|Hye Yeon Nam demonstrates the kiss controller.|
At IndieCade I participated in one of the Well-Played sessions, which was a wonderful experience. Aside from the fact that I love IndieCade — it’s fun, sincere, full of good feelings — I’ve long been an admirer of the Well-Played essay series put together by Drew Davidson at CMU ETC. (As a side note, I’ve always wanted to contribute an essay on FAQs as an aspect of the meaning of “well-played” but I have to admit I’ve never been able to finish that essay — not yet! But someday!)
However, we digress. My idea of how the Kiss Controller could be “well-played” was in the sense of wanting that first experience of a game playthrough — or first kiss — to be special. If it’s a highly anticipated game, we want that sense of wonder and enchantment and discovery that can only really come the first time we play something. But there’s this other side to it too — that sometimes, the first time you play something you are really *bad* at it; and that it’s hard, and you don’t know what to do and where to go; and you feel awkward and clumsy because you don’t yet have the hang of it. (This is what most non-gamers feel, incidentally, when they pick up a controller to play a core game, regardless of gender.)
And that’s what it felt like to play the Kiss Controller. It was hard; it was an interface I’d never tried before; I didn’t have the hang of it, and it was frustrating! Add to that the fact that the entire audience is watching and telling me, “go left! GO LEFT!!” and you have an experience which is pretty much the opposite of romantic!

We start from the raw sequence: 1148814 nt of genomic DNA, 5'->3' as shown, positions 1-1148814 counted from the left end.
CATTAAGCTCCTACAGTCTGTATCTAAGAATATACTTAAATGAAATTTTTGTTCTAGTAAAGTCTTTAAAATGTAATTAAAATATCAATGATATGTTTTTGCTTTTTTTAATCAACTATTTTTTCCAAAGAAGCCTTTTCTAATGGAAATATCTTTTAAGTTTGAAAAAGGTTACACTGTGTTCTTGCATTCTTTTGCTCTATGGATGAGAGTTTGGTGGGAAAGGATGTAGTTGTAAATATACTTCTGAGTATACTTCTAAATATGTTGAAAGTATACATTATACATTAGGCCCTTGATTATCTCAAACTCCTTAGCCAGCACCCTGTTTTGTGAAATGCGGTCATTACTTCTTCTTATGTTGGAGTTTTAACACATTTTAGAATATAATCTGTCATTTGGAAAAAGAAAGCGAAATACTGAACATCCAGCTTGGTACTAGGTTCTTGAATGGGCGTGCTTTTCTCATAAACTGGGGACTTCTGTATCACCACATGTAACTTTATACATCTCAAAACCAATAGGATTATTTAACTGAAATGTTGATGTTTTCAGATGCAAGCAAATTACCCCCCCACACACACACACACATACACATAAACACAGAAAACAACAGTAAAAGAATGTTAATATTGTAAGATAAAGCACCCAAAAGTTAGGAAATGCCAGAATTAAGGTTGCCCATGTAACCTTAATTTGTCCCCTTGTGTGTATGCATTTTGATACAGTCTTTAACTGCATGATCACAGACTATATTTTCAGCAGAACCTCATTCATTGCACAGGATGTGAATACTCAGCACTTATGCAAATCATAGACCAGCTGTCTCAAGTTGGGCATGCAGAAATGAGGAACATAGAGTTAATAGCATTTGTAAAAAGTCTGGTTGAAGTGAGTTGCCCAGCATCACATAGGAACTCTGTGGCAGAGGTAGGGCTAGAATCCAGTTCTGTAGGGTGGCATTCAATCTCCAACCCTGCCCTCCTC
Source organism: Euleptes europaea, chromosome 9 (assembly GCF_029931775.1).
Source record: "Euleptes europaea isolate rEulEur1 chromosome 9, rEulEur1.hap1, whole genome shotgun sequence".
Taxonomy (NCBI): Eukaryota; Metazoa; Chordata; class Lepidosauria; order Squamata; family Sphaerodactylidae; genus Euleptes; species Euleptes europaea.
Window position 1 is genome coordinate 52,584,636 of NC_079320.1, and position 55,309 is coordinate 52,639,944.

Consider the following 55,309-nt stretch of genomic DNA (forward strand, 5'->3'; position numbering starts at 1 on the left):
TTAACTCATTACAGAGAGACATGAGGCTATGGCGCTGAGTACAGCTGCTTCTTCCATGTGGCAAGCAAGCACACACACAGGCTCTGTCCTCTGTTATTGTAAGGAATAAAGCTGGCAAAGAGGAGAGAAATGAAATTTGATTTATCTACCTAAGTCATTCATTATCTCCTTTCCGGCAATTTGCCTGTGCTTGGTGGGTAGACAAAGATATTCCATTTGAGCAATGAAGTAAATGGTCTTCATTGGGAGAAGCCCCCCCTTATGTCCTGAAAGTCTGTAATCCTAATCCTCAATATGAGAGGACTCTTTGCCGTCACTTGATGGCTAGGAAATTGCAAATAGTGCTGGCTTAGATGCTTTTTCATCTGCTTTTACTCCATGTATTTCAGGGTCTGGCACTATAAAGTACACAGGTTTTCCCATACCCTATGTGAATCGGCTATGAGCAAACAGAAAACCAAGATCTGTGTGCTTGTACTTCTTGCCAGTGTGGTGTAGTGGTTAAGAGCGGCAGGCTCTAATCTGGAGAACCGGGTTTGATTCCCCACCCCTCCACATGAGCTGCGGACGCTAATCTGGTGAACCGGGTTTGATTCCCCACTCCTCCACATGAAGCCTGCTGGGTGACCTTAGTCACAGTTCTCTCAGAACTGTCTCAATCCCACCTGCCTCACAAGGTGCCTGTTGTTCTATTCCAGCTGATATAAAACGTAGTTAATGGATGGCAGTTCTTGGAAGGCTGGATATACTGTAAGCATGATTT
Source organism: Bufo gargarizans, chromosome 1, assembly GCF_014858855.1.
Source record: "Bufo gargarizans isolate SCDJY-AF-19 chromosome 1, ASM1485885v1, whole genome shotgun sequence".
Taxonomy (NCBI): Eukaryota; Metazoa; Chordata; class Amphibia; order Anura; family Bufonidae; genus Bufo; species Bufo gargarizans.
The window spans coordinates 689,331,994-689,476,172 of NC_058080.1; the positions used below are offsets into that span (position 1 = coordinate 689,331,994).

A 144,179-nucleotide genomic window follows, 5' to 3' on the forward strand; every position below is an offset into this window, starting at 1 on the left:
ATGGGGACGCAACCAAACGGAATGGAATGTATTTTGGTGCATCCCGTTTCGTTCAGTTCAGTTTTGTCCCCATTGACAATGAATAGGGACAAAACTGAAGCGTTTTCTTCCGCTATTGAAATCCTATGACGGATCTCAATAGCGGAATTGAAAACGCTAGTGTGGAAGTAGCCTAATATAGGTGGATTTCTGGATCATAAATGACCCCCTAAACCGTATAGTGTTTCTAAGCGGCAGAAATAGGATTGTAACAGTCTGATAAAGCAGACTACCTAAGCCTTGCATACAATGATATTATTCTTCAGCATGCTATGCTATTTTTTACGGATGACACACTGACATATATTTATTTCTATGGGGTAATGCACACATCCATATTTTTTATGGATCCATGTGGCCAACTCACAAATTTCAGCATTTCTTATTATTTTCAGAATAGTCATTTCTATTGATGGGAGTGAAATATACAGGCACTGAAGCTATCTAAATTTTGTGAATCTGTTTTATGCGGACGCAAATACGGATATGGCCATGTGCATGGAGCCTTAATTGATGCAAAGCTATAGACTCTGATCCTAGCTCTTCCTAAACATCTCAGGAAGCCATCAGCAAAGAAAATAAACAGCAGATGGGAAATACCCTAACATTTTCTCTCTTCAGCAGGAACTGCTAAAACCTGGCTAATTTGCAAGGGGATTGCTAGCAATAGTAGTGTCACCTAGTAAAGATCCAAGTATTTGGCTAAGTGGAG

There was a disconnect, I felt, between the mechanical act of affection and intimacy — the lips touching, tongues touching — and the game goal of trying to manipulate a virtual car on a racetrack. Actual kissing has very different goals, more abstract and flexible. In the Q&A session afterwards, also, the audience pointed out that the way this particular game was configured, the control is directed pretty much solely by one person. I think Scott Jon Siegel, who was in the audience, put it like this: “Seems like one person just stands there while the other shoves a tongue around in the person’s mouth.” Yup, that was pretty much how it is, although I do think there is probably a way to play more co-operatively.
In the Q&A session, creator Hye Yeon Nam explained that she is working on the next iteration of the game, which will include second-player input; the first player will “drive”, while the second player will control acceleration by touch; and each person will have a monitor to look at. I think that’s a really intriguing idea, although the action of the kiss itself, which I believe ought to be co-operative in real life at least, will still remain an action dominated by one person.
Hye Yeon Nam also stated that she got inquiries from couples — mostly older — who didn’t want to try it out in front of people but who were interested in purchasing it to try at home. She believes it may be an aid to rekindling a spark that might have faltered in many longterm relationships. It could be! It’s unquestionably intimate to hold someone’s face in your hands and move your tongue around in their mouth. I’m very excited at what Hye Yeon has done and the direction she is going in, exploring the power of physical touch and tying it to game-like experiences. And you know, my experience — while not exactly romantic — was intriguing enough to make me want to try again. And get better at the game! But I can’t tell if that’s my gamer side or my romantic side coming out.